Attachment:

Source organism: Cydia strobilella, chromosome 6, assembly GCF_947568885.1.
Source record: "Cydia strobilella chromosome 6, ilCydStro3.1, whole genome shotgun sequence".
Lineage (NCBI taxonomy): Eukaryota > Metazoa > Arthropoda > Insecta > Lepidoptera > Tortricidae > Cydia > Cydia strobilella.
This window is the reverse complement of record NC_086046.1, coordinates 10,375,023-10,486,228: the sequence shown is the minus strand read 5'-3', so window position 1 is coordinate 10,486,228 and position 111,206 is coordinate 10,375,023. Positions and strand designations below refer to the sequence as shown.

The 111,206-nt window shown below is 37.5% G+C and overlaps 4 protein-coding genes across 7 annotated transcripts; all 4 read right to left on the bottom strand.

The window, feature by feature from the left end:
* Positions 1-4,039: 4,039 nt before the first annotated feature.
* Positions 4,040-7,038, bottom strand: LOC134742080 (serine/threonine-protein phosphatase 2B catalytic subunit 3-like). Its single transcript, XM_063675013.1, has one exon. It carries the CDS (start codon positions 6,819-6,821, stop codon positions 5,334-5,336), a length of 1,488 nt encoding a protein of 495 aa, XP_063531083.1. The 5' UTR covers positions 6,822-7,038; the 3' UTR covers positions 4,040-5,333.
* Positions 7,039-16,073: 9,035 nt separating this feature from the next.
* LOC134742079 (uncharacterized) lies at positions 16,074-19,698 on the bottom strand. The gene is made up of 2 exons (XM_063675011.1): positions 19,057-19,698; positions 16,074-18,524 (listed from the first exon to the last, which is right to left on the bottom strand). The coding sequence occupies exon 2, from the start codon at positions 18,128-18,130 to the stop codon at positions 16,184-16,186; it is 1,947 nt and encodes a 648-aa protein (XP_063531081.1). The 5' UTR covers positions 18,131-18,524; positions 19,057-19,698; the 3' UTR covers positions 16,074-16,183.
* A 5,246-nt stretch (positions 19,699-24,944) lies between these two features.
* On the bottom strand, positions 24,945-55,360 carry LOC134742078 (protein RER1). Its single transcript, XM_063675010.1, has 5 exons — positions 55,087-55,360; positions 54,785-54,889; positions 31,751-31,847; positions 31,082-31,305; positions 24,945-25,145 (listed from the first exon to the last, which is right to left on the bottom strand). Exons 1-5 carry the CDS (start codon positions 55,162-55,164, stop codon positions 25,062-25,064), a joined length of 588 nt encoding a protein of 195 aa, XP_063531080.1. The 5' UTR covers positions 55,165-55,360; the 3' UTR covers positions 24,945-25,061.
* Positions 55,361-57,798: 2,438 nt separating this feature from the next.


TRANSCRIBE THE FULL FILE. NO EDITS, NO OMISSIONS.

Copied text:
Source organism: Cydia strobilella, chromosome 6, assembly GCF_947568885.1.
Source record: "Cydia strobilella chromosome 6, ilCydStro3.1, whole genome shotgun sequence".
Lineage (NCBI taxonomy): Eukaryota > Metazoa > Arthropoda > Insecta > Lepidoptera > Tortricidae > Cydia > Cydia strobilella.
This window is the reverse complement of record NC_086046.1, coordinates 10,375,023-10,486,228: the sequence shown is the minus strand read 5'-3', so window position 1 is coordinate 10,486,228 and position 111,206 is coordinate 10,375,023. Positions and strand designations below refer to the sequence as shown.

The 111,206-nt window shown below is 37.5% G+C and overlaps 4 protein-coding genes across 7 annotated transcripts; all 4 read right to left on the bottom strand.

The window, feature by feature from the left end:
* Positions 1-4,039: 4,039 nt before the first annotated feature.
* Positions 4,040-7,038, bottom strand: LOC134742080 (serine/threonine-protein phosphatase 2B catalytic subunit 3-like). Its single transcript, XM_063675013.1, has one exon. It carries the CDS (start codon positions 6,819-6,821, stop codon positions 5,334-5,336), a length of 1,488 nt encoding a protein of 495 aa, XP_063531083.1. The 5' UTR covers positions 6,822-7,038; the 3' UTR covers positions 4,040-5,333.
* Positions 7,039-16,073: 9,035 nt separating this feature from the next.
* LOC134742079 (uncharacterized) lies at positions 16,074-19,698 on the bottom strand. The gene is made up of 2 exons (XM_063675011.1): positions 19,057-19,698; positions 16,074-18,524 (listed from the first exon to the last, which is right to left on the bottom strand). The coding sequence occupies exon 2, from the start codon at positions 18,128-18,130 to the stop codon at positions 16,184-16,186; it is 1,947 nt and encodes a 648-aa protein (XP_063531081.1). The 5' UTR covers positions 18,131-18,524; positions 19,057-19,698; the 3' UTR covers positions 16,074-16,183.
* A 5,246-nt stretch (positions 19,699-24,944) lies between these two features.
* On the bottom strand, positions 24,945-55,360 carry LOC134742078 (protein RER1). Its single transcript, XM_063675010.1, has 5 exons — positions 55,087-55,360; positions 54,785-54,889; positions 31,751-31,847; positions 31,082-31,305; positions 24,945-25,145 (listed from the first exon to the last, which is right to left on the bottom strand). Exons 1-5 carry the CDS (start codon positions 55,162-55,164, stop codon positions 25,062-25,064), a joined length of 588 nt encoding a protein of 195 aa, XP_063531080.1. The 5' UTR covers positions 55,165-55,360; the 3' UTR covers positions 24,945-25,061.
* Positions 55,361-57,798: 2,438 nt separating this feature from the next.